UPDATED with more details: It is finally time for No Time to Die as the 25th James Bond title has its world premiere at London’s Royal Albert Hall on Tuesday evening. The glitzy, star-studded event welcomed 007 himself, Daniel Craig, for his swansong as the legendary secret agent, along with several fellow cast members and a quartet of royals. It’s been a long road to this premiere, which was originally due to take place in March 2020. But the pandemic quashed release plans for April that year and led to a handful more date changes along the way. Now, it’s time to rev up the Aston Martin.
The premiere is being held under alternating rain and clouds, but the event is the biggest, glitziest and most jam-packed premiere of the pandemic — certainly rivaling anything at the major film festivals that have taken place in the past 18 months. Indeed there’s been a sense in London over the past weekend that Bond is back.
“Just look at us and where we are,” Craig said onstage before the screening. “To amazing cast and crew, MGM, Universal, [producers] Barbara [Broccoli], Michael [G. Wilson]. A lot of front-line line workers here. [It’s] an honor for us — we’d like to dedicate this film to you this evening.”
From the red carpet, co-screenwriter Phoebe Waller-Bridge promised that “Tonight is going to be sexy,” while star Rami Malek noted he didn’t hesitate to join the film — producer Barbara Broccoli even delivered the script to him personally in his hotel room. “When does that happen?!?” he said.
Directed by Cary Joji Fukunaga, MGM/Eon/Universal’s No Time to Die begins international rollout this week, hitting the UK on Thursday with anticipation at a fever pitch — and projections of a $90 million opening weekend across 50 offshore markets through Sunday.
“We have all missed the experience of going to the cinema not just for the story but also to be thrilled,” Fukunaga said onstage. “I am thrilled to be sharing the 25th James Bond the way it was meant to be seen: on the big screen.”
Also in attendance tonight were screenwriters Neal Purvis and Robert Wade, composer Hans Zimmer, and official song performers Billie Eilish and Finneas O’Connell. Cast members strolling the red carpet included Malek, Léa Seydoux, Lashana Lynch, Ben Whishaw, Naomie Harris, Jeffrey Wright, Rory Kinnear, Ana de Armas, David Dencik and Dali Benssalah.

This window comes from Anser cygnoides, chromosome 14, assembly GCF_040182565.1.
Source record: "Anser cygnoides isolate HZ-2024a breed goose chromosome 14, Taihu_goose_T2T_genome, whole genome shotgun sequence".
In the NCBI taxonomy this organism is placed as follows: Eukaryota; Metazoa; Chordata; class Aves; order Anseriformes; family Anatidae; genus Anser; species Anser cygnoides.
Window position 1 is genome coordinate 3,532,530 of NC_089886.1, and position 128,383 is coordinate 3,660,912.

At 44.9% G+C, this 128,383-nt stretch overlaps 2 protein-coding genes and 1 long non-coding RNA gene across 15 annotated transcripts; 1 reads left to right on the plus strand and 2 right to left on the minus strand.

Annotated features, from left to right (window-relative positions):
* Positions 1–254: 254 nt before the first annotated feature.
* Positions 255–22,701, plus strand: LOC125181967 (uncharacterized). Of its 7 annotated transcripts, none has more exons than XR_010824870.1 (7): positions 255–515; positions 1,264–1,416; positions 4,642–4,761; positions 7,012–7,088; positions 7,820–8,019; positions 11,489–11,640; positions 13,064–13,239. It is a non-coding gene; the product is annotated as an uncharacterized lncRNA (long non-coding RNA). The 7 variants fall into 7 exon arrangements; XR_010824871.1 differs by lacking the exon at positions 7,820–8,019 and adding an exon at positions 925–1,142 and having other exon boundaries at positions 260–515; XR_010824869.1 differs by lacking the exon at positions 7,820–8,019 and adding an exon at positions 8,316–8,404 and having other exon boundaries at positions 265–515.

And members of the royal family were set to be out to show their support including Prince William, Kate Middleton, Prince Charles and Camilla, Duchess of Cornwall.
“Thank your highnesses for being here and making a special evening even more special,” Craig said.
Outside the venue, checks for proof of negative Covid tests at the entrances rigorous. Inside, however, there is no social distancing and very few zero masks — London in general seems fairly relaxed on that front.
This is Craig’s fifth and final film as 007 and sees the superspy having left active service, enjoying a tranquil life in Jamaica. His peace is short-lived when his old CIA friend Felix Leiter (Wright) turns up asking for help. The mission to rescue a kidnapped scientist turns out to be far more treacherous than expected, leading Bond onto the trail of a mysterious villain armed with dangerous new technology.
Tonight’s event will lead a series of premieres in 57 cities across the globe, including 10 in the UK and Ireland to which health care workers will be invited as special guests in celebration and gratitude of their work during the pandemic.
The London world premiere will benefit charities supporting serving and former members of the three intelligence agencies (the Secret Intelligence Service, the Security Service and GCHQ). The evening will also assist charities supporting past and present members of the United Kingdom Special Forces.